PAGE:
Wim Jonker KlunneExclusive interview with Wim Jonker Klunne, Programme Director, Energy and Environment Partnership Southern and East Africa and chairman of the inaugural Clean Power East Africa conference that is taking place as part of EAPIC in Nairobi in August.

Please tell us more about the Energy and Environment Partnership Programme (EEP S&EA)?

EEP is a challenge fund supported by the governments of Finland, the UK and Austria that provides grant funding for renewable energy and energy efficiency projects in 13 countries in southern and Eastern Africa.

We use Calls for Proposals in which project developers compete to get funding. In this way we have been able to build a portfolio of nearly 200 projects, each of which has a quantified development impact.

Any current projects that you are involved in that you are particularly excited about?

I am very excited about the EEP programme itself. We are currently shifting from building a portfolio of projects to active management and monitoring of that portfolio.

We will have a critical look at the project in order to draw lessons learned and active management of the knowledge created.

The intention of the EEP programme was to support the market for small-scale renewable energy and energy efficiency projects in such a way that these types of projects will become mainstream.

With our knowledge management component we intend to see whether we have succeeded and how the market can benefit from our learnings.

What have been the main challenges in the electrification process in East Africa?

The main challenges have been in bringing together entrepreneurs, technologies, sustainable business models and funding.

Designing projects in such a way that they are sustainable, that they will be able to survive over time, is an area that needs a lot of attention.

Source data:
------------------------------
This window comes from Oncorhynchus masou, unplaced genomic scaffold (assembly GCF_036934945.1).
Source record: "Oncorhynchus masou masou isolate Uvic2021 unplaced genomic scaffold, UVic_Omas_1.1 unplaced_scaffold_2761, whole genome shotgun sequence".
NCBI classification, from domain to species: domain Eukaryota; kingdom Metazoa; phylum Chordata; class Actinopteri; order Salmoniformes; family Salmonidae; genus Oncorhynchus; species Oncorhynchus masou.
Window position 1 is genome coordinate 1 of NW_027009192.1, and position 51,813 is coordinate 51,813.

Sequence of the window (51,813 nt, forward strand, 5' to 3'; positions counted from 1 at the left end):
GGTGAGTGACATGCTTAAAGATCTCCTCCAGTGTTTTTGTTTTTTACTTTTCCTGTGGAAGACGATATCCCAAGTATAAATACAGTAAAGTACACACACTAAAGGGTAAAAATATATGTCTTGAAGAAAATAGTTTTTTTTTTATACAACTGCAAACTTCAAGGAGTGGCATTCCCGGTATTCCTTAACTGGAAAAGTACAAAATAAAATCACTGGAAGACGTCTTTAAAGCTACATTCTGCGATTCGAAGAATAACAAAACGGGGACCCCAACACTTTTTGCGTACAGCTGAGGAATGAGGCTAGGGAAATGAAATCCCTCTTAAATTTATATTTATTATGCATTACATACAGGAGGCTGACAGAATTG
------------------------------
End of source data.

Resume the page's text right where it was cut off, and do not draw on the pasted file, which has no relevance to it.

The business model needs to ensure financial sustainability while not compromising on environmental and social aspects of electrification.

How can the contribution of renewable energy to the energy mix be improved?

Obviously several options exist, but in my view enabling private sector involvement in the energy sector can be one of the major contributors.

Both in grid-connected renewable energy generation through IPPs as in off-grid small scale projects. A stable and fair legal and regulatory framework will be a key ingredient to this.

What surprises you about the energy sector?

I have been surprised by the large number of very committed, passionate people in the renewable energy field—People with a lot of patience and persistence to eventually get their project off the ground.

While at the other hand I have been surprised as well about the lack of recognition of the role off-grid electrification can play in bringing development to rural areas. Having said that I currently do see a radical change in the thinking around this. The international attention to providing basic energy services to rural people, and in particular the Sustainable Energy for All (SE4ALL) initiative are leading to big changes.

At EAPIC you are part of the programme, particularly the chairman of the inaugural Clean Power East Africa. How necessary is such a clean power-focused event for the region?

I was honoured to be asked to be the chairperson of Clean Power East Africa. I do see a lot of developments in the clean power market in the area, but also a lot of isolated initiatives.

Project developers, funders, support organisations and others are not interacting enough to reap the synergies possible. I hope CPEA can play a role in initiating such dialogue and by that contribute to the developments in the sector.

What will be your main message at the event?

My main message will be very clear: let us share our experiences to the benefit of all of us!

What are you most looking forward to at EAPIC?

Definitively the exchange of information, lessons learned and experiences, as well as meeting old friends and colleagues and getting to know new ones.

Anything you would like to add?

Yes, I would like to stress that I am very excited about current developments in the field. For a long time we have not seen such an interest in renewable energy, in rural electrification and in isolated mini grids. I really hope we can keep the momentum going and that we can provide energy to those that desperately need it.

 

 

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